Last week, as I sat with Irv in Denver’s darkened Boettcher Concert Hall, the sounds of Tchaikovsky’s Pathetique Symphony washed over me like a warm summer wave at Brighton Beach. Memories of other concerts flooded back and filled me with bittersweet emotion.
I pictured the words etched on the gravestone of opera singer Richard Tucker, who is buried in the same cemetery as my parents. The etching reads, “Music, when soft voices die, vibrates in the memory.”*
So many memories of my parents – from the first to the last – are about music. One of my earliest recollections is watching Puccini’s Madame Butterfly on the small, black-and-white television, rabbit ears adjusted to minimize snow, in the corner of our Brooklyn living room. It was my first opera, and tears rolled down my cheeks as Butterfly lifted her father’s sword toward her chest.
Decades later, I was sitting in the New York City Opera House with my mother and sister watching La Boheme. The curtain fell, the lights came up, and we stood for an ovation. My mother peered over at my glistening eyes, grabbed my hand and said, “I knew you would like it.”
Other glimpses of musical memories:
My father dressed in his black tuxedo and my mother in her brown mink stole and long black satin skirt as they headed out for a night at the Metropolitan Opera.
Watching the ‘60s Mitch Miller TV show and singing along in our off-key voices to “Meet Me In St. Louis, Louis.”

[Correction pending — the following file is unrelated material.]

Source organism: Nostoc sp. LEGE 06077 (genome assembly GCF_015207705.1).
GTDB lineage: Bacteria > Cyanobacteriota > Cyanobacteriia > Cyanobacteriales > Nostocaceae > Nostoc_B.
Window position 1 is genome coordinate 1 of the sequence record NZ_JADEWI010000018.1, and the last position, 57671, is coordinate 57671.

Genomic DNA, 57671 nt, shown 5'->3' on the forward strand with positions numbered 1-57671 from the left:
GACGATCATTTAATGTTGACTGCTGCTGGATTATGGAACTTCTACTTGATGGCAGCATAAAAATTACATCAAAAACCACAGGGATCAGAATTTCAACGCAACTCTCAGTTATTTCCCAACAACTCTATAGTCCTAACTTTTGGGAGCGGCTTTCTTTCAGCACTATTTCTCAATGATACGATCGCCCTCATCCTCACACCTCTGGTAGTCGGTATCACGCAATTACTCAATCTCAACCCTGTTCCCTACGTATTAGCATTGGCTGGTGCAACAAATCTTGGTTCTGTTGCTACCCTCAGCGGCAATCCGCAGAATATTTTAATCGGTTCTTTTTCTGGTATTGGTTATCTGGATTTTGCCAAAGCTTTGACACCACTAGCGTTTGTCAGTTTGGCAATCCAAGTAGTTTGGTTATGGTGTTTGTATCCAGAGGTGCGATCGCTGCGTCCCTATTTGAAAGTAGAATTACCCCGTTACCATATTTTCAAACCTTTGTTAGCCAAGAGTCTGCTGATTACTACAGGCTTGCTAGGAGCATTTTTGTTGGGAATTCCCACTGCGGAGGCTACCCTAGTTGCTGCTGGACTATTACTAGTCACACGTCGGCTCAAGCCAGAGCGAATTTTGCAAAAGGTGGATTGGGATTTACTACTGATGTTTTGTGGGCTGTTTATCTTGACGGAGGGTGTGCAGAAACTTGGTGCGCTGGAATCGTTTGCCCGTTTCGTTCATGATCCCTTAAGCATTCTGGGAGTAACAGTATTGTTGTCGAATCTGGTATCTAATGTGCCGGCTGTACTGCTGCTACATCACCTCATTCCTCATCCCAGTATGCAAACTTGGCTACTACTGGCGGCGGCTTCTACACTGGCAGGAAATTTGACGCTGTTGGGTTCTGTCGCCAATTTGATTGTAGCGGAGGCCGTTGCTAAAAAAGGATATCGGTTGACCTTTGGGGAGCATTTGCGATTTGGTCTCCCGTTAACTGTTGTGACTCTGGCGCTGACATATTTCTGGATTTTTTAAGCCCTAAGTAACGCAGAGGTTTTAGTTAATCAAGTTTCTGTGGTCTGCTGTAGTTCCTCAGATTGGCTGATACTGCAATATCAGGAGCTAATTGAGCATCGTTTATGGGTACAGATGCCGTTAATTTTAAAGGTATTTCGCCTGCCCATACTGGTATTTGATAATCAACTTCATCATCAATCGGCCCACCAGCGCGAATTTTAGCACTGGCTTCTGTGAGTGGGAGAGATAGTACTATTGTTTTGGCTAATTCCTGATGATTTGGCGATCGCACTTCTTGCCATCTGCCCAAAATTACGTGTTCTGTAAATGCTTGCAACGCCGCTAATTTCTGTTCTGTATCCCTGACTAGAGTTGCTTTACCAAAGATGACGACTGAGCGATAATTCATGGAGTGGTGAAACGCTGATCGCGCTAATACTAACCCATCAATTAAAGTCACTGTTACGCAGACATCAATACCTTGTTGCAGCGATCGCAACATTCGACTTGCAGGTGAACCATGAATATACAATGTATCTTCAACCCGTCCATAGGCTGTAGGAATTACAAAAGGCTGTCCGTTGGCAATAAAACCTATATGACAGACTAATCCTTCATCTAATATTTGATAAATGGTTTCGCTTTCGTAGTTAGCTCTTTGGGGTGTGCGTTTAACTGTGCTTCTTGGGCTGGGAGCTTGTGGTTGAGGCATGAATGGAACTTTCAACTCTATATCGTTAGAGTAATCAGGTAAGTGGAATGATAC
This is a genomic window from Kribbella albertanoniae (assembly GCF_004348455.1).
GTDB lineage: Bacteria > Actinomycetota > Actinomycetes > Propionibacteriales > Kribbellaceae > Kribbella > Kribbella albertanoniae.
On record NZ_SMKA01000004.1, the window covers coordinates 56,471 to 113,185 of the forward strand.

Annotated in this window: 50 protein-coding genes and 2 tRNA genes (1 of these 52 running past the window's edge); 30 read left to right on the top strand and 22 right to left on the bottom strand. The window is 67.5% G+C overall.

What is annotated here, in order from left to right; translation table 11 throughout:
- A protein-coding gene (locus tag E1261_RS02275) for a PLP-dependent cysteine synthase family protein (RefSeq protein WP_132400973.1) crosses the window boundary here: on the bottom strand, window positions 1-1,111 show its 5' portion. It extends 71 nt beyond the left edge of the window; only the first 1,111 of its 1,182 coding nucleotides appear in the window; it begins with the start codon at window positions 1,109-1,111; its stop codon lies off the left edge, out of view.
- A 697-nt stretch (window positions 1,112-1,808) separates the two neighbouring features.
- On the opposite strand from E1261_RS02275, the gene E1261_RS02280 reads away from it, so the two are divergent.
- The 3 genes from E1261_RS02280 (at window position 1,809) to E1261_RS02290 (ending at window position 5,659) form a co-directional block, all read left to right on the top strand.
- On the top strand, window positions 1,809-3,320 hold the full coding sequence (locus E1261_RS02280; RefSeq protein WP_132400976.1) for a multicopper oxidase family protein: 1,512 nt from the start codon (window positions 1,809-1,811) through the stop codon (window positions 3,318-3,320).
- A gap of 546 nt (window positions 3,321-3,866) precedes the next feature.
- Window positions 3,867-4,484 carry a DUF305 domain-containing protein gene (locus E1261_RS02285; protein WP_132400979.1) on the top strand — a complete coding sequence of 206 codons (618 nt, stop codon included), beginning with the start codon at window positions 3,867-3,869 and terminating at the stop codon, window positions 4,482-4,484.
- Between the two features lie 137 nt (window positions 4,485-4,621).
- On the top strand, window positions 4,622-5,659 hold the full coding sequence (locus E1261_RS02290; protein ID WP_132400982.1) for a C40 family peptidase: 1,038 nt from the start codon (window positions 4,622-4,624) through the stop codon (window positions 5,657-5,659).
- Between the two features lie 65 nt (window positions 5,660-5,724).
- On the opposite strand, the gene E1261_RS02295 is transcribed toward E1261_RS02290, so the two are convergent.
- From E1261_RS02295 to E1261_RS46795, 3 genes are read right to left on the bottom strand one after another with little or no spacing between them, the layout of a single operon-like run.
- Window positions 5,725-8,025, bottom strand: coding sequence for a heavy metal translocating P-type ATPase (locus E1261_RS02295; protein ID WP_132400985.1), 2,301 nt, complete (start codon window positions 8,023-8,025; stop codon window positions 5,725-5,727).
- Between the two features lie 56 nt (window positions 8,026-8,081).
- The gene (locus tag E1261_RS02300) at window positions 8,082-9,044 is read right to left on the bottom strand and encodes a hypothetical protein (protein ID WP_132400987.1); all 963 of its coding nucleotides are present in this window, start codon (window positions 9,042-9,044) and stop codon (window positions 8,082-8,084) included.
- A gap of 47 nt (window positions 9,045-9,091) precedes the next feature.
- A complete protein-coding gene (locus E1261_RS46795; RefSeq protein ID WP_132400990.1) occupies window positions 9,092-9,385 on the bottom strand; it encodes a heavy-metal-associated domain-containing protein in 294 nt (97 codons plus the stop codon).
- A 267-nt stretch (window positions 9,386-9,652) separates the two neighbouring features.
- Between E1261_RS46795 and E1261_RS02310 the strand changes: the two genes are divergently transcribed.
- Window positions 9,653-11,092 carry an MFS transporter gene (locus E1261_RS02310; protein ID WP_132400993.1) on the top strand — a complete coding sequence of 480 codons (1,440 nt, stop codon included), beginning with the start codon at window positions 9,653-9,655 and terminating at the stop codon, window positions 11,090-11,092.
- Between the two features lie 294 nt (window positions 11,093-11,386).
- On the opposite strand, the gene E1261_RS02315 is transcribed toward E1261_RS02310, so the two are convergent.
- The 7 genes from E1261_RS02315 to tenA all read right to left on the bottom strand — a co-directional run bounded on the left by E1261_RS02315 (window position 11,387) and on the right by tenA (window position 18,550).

My father taking the microphone to sing “It’s a Sin to Tell a Lie” at my cousin’s wedding.
My mother standing on the porch talking to our next door neighbor, Flo, when I arrived home from taking the college entrance exams.
“How did it go?” Mom asked.
OK, I think. Bizet wrote Carmen right?”
“Yes,” she answered, grinning with pride as she glanced at our neighbor.
“Yay. I got that one right.”
And then there’s the final music memory with Mom as she tossed and turned, restless and moaning during her final days. Thinking that music might soothe her, I found the recording of Paul Potts’ songs on my Iphone and placed the phone next to her ear. Her eyes didn’t open, but she lifted her eyebrows, her face smoothed and her body calmed as my brother, sister and I watched in awe.
I still can’t listen to Potts’ rendition of “Time to Say Goodbye” or Mimi’s aria from La Boheme without tears of love, nostalgia, and yes, gratitude, for my parents’ legacy of listening to great music.
*Googling the quote, I just learned it’s from a poem by Percy Bysshe Shelley, English Romantic poet (1792-1822).